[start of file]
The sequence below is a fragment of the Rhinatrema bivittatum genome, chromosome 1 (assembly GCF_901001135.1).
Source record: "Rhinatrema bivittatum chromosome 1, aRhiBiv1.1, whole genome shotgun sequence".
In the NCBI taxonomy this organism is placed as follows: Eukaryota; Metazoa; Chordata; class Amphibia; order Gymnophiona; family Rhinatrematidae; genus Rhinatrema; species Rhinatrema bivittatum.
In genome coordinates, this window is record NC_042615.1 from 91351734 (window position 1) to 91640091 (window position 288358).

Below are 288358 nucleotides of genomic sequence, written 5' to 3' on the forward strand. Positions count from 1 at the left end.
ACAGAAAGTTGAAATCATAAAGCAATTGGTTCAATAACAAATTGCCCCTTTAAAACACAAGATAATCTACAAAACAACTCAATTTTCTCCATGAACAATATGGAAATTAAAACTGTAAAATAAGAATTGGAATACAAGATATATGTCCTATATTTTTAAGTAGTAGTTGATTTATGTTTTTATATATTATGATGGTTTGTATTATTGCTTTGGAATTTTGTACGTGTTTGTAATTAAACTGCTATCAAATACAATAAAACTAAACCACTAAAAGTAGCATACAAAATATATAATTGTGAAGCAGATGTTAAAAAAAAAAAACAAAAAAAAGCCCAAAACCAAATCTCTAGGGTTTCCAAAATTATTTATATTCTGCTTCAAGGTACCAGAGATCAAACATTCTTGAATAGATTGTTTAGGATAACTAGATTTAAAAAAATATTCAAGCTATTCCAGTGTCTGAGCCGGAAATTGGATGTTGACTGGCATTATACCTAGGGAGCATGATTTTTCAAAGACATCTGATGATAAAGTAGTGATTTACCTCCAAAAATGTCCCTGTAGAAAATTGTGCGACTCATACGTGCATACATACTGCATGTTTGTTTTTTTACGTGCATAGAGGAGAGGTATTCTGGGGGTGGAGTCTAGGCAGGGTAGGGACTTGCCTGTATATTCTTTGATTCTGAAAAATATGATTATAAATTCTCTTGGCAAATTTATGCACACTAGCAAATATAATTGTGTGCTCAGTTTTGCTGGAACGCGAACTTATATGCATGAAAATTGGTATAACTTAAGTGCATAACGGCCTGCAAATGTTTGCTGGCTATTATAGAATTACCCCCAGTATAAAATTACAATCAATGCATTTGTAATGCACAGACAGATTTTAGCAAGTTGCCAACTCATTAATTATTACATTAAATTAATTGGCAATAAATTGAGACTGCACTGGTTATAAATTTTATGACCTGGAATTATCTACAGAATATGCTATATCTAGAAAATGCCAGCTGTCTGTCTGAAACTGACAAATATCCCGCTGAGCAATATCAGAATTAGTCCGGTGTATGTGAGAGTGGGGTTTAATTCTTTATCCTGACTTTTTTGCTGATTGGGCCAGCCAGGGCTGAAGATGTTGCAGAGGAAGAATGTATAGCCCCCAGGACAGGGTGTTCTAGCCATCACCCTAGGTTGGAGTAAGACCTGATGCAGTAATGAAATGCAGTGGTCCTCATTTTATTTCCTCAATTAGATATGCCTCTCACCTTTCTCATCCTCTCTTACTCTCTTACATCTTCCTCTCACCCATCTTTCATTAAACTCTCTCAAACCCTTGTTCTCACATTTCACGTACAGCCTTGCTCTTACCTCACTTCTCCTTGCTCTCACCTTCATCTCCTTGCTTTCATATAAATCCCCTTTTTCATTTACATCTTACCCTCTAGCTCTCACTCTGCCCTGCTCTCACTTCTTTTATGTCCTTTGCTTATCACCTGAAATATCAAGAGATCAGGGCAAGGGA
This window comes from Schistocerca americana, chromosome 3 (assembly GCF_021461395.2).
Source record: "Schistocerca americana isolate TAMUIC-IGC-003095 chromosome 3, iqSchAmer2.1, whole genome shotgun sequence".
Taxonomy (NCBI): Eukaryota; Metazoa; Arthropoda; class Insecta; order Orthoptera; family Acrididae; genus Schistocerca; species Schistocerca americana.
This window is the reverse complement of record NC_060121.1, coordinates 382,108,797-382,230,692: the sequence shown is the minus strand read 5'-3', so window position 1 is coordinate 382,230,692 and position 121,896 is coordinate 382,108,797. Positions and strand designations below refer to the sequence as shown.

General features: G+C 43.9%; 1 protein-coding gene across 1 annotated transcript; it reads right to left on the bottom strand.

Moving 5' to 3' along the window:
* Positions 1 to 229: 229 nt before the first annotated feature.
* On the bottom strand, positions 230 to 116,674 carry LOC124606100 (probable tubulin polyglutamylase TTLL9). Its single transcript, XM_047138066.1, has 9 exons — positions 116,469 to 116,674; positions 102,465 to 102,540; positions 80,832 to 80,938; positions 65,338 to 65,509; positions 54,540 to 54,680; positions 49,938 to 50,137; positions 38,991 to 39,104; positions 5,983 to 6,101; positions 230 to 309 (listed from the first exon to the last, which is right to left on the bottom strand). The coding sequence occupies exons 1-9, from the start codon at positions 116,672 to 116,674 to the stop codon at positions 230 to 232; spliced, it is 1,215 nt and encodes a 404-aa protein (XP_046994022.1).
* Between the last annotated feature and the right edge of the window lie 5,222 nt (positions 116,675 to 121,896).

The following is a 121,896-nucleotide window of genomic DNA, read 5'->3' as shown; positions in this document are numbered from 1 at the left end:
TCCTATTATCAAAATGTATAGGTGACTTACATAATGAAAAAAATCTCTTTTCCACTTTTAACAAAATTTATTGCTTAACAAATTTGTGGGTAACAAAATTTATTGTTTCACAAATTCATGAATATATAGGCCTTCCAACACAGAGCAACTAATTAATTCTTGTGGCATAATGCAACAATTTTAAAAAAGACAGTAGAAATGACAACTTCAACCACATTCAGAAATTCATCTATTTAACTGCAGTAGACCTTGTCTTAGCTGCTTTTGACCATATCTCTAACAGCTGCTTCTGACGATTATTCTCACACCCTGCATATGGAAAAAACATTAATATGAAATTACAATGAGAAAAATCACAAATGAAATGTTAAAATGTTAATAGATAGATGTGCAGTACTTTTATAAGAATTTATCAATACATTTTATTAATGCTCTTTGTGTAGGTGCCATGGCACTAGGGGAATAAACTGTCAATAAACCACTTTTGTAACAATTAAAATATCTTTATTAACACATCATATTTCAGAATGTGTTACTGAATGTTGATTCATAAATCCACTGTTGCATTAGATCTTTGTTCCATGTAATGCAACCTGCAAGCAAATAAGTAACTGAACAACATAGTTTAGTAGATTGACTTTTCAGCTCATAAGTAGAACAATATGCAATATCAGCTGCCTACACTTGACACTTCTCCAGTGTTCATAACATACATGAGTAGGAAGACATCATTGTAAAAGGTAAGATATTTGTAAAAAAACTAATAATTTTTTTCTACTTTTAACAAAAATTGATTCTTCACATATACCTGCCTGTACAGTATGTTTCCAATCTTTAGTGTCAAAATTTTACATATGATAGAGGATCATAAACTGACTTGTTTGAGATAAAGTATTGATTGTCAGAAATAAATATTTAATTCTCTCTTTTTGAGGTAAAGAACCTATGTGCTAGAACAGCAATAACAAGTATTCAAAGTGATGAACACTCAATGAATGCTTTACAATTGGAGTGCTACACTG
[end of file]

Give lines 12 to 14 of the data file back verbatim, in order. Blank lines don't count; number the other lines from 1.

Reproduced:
Moving 5' to 3' along the window:
* Positions 1 to 229: 229 nt before the first annotated feature.
* On the bottom strand, positions 230 to 116,674 carry LOC124606100 (probable tubulin polyglutamylase TTLL9). Its single transcript, XM_047138066.1, has 9 exons — positions 116,469 to 116,674; positions 102,465 to 102,540; positions 80,832 to 80,938; positions 65,338 to 65,509; positions 54,540 to 54,680; positions 49,938 to 50,137; positions 38,991 to 39,104; positions 5,983 to 6,101; positions 230 to 309 (listed from the first exon to the last, which is right to left on the bottom strand). The coding sequence occupies exons 1-9, from the start codon at positions 116,672 to 116,674 to the stop codon at positions 230 to 232; spliced, it is 1,215 nt and encodes a 404-aa protein (XP_046994022.1).